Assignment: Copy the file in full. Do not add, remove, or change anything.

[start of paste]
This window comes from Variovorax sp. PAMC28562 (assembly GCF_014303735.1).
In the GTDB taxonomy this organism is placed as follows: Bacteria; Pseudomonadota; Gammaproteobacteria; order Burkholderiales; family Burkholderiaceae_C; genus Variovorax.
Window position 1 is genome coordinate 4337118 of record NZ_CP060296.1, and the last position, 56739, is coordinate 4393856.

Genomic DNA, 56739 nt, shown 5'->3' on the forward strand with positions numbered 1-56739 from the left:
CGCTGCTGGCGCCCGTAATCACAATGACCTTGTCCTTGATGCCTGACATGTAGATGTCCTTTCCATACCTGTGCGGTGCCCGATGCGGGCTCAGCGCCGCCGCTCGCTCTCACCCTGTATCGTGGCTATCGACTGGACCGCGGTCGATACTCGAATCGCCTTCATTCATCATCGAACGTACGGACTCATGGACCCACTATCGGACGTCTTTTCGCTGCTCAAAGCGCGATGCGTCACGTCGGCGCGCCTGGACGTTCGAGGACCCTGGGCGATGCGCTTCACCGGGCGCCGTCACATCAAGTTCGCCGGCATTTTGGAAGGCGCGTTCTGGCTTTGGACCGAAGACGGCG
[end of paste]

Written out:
This window comes from Variovorax sp. PAMC28562 (assembly GCF_014303735.1).
In the GTDB taxonomy this organism is placed as follows: Bacteria; Pseudomonadota; Gammaproteobacteria; order Burkholderiales; family Burkholderiaceae_C; genus Variovorax.
Window position 1 is genome coordinate 4337118 of record NZ_CP060296.1, and the last position, 56739, is coordinate 4393856.

Genomic DNA, 56739 nt, shown 5'->3' on the forward strand with positions numbered 1-56739 from the left:
CGCTGCTGGCGCCCGTAATCACAATGACCTTGTCCTTGATGCCTGACATGTAGATGTCCTTTCCATACCTGTGCGGTGCCCGATGCGGGCTCAGCGCCGCCGCTCGCTCTCACCCTGTATCGTGGCTATCGACTGGACCGCGGTCGATACTCGAATCGCCTTCATTCATCATCGAACGTACGGACTCATGGACCCACTATCGGACGTCTTTTCGCTGCTCAAAGCGCGATGCGTCACGTCGGCGCGCCTGGACGTTCGAGGACCCTGGGCGATGCGCTTCACCGGGCGCCGTCACATCAAGTTCGCCGGCATTTTGGAAGGCGCGTTCTGGCTTTGGACCGAAGACGGCG